Can connected watches help women fight breast cancer?

Medical Studies
April 2, 2021

A unique study explores the effects of physical activity on women with breast cancer. We talked to the study’s lead researcher to find out how technology is helping patients cope with their treatment.

Lidia Delrieu, in charge of the ABLE02 study and post-doctoral fellow at the Institut Curie in Paris, is studying the impact of a 6-month physical activity program on women with breast cancer using Withings connected watches and questionnaires available in a dedicated application.

Who are the participants?

Study participants are women over 18 years old with metastatic breast cancer. Metastatic or advanced cancer is defined as cancer that has spread to other parts of the body. The study should include 244 patients throughout France by December 2022 with the goal of improving quality of life and fatigue in this population.

What does the study involve?

All participants are equipped with a Withings connected watch measuring their physical activity and sleep. A trainer who specializes in adapting physical activity helps them define a daily step target to reach and commit to try to do 3 walking sessions per week. They are also regularly asked to answer a questionnaire available on a special application developed by Nouveal e-santé, a publisher of connected solutions for patient monitoring. These questionnaires make it possible to evaluate the patients’ well-being, both physiologically and psychologically.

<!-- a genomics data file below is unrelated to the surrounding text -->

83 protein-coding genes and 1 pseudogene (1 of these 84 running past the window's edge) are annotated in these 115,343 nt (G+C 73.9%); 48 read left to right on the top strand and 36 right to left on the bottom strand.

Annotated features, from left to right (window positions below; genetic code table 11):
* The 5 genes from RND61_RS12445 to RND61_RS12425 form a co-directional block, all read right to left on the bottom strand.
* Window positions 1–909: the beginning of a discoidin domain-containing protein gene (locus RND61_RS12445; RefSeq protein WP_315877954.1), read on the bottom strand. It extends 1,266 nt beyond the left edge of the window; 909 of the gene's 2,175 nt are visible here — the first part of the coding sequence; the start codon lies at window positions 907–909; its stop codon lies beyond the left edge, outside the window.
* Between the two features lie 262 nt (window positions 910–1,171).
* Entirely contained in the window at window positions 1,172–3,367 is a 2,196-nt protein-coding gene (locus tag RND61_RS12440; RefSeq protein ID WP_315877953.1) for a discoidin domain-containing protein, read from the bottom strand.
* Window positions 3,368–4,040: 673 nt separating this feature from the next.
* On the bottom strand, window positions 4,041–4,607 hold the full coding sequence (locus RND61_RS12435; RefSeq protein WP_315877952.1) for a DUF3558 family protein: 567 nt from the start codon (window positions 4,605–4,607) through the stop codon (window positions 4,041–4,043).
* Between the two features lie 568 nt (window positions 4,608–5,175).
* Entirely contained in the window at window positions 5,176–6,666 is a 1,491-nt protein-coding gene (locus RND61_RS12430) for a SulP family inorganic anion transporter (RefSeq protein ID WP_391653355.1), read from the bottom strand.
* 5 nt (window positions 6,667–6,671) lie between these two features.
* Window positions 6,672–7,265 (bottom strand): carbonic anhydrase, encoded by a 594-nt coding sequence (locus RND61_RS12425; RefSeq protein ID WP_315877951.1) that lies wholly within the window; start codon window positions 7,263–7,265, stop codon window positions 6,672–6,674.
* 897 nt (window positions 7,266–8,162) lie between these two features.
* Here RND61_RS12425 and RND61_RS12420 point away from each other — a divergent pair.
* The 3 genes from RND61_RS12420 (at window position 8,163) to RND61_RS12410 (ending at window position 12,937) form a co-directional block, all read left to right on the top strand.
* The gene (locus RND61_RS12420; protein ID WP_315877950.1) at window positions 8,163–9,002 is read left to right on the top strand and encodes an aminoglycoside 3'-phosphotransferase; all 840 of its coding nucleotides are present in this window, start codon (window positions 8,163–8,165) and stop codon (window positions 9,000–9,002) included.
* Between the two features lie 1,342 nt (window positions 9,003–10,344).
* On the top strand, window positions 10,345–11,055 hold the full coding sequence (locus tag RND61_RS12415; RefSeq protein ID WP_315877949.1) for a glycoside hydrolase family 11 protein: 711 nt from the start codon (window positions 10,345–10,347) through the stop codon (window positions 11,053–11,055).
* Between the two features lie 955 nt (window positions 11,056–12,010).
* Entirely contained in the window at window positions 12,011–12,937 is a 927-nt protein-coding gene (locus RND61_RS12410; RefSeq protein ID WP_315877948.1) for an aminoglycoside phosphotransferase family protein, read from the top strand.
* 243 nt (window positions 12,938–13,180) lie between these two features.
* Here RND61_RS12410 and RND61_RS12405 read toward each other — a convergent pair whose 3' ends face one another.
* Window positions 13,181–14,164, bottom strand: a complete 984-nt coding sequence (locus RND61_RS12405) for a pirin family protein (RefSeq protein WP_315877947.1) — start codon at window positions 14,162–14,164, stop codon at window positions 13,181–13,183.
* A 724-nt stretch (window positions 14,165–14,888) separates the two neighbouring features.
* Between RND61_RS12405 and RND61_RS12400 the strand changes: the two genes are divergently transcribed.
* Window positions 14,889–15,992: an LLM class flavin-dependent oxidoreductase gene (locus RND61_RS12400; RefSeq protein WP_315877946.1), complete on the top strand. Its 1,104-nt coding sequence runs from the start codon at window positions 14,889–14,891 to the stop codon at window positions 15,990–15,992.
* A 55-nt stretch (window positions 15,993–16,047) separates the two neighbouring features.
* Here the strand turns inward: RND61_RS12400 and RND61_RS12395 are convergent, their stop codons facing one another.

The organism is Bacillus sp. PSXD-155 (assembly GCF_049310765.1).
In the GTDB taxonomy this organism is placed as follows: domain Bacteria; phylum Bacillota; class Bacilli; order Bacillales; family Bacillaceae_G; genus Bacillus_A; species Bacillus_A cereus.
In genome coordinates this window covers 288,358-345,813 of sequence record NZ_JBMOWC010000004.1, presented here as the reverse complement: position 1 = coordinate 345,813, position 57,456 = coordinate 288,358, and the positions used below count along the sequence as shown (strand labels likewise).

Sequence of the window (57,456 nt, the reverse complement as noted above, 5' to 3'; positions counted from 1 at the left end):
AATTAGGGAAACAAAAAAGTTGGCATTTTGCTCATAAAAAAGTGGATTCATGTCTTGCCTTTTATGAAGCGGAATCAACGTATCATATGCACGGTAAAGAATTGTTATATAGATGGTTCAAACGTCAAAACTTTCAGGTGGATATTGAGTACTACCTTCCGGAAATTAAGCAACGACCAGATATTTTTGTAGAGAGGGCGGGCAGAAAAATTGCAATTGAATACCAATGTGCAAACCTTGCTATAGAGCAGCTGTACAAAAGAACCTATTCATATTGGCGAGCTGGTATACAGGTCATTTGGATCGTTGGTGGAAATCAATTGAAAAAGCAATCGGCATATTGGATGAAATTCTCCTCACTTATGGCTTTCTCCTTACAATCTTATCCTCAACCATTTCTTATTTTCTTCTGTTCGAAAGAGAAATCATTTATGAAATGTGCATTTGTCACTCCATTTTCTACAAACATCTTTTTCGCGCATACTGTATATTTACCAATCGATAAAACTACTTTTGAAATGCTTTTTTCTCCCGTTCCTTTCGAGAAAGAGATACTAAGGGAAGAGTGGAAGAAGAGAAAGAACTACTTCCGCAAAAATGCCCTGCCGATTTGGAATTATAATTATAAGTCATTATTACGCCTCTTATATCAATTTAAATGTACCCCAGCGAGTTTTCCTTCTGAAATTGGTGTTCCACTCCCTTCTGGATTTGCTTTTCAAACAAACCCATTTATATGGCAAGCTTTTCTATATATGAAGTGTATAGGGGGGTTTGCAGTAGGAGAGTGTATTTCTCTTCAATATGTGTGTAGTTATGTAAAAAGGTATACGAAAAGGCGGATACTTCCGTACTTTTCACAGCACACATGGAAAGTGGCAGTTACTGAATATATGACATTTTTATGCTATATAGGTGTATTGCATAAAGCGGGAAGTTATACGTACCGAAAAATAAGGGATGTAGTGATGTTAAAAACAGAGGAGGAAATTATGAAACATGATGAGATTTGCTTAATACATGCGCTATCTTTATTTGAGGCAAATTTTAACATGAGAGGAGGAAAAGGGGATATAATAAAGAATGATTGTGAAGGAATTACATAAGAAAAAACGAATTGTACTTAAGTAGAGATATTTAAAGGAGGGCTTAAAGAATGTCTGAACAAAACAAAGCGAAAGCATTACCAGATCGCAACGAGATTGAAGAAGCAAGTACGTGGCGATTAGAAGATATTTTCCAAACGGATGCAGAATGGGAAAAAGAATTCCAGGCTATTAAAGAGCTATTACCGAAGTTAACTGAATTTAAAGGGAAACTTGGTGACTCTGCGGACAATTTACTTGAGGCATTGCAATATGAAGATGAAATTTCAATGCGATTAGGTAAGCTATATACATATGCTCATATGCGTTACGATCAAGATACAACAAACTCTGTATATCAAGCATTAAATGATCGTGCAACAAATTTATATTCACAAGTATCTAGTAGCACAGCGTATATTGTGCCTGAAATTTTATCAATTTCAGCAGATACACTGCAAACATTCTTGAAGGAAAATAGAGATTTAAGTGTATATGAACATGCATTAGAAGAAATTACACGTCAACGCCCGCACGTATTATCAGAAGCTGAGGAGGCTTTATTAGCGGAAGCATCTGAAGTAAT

At several points in the study, they are given an appointment to evaluate several biological markers using blood tests, physical capacity tests via a walking analysis, and body composition exam evaluated with a scanner. Using the results of these tests, they are able to review the participant’s step goals on a monthly basis.

What is the purpose of this study?

As part of her academic training, Lidia Delrieu was initially in charge of offering physical activity sessions to cancer patients in a cancer center. Meeting a 32-year-old woman with incurable breast cancer who was distraught over the lack of support at this stage of the disease made her aware of the needs of this patient population. “I wanted to help her by looking for studies on her type of cancer and the benefits of physical activity, but I realized that nothing existed at the time.”
So Lidia launched an Able pilot study for all women with metastatic breast cancer, regardless of histological type. The results were very encouraging: 96% of women kept using their Withings watch throughout the study. “We observed an improvement in the women’s physical performance during the six months of the study, but also, and above all, a maintenance of their quality of life.”
For this second edition of the study, inclusion is restricted to women with metastatic breast cancer. Lidia Delrieu is once again using Withings watches, allowing patients to engage in physical activity remotely without the need to come to the center each day. This technology is also a real source of motivation for patients. “It stimulates me! I have set a goal of 5,000 steps per day for myself, which I will be able to increase. It’s true that even on days when I’m a little more tired from the chemo, it boosts me, and I usually go out for a little walk,” one of the patients told us. “For the moment, I feel that I can handle my treatment better, but above all, I feel real benefits in my morale. Seeing that my performance is improving gives me a real boost.”
The Able02 study is scheduled to end in June 2024. You can follow its progress on the study’s Twitter account.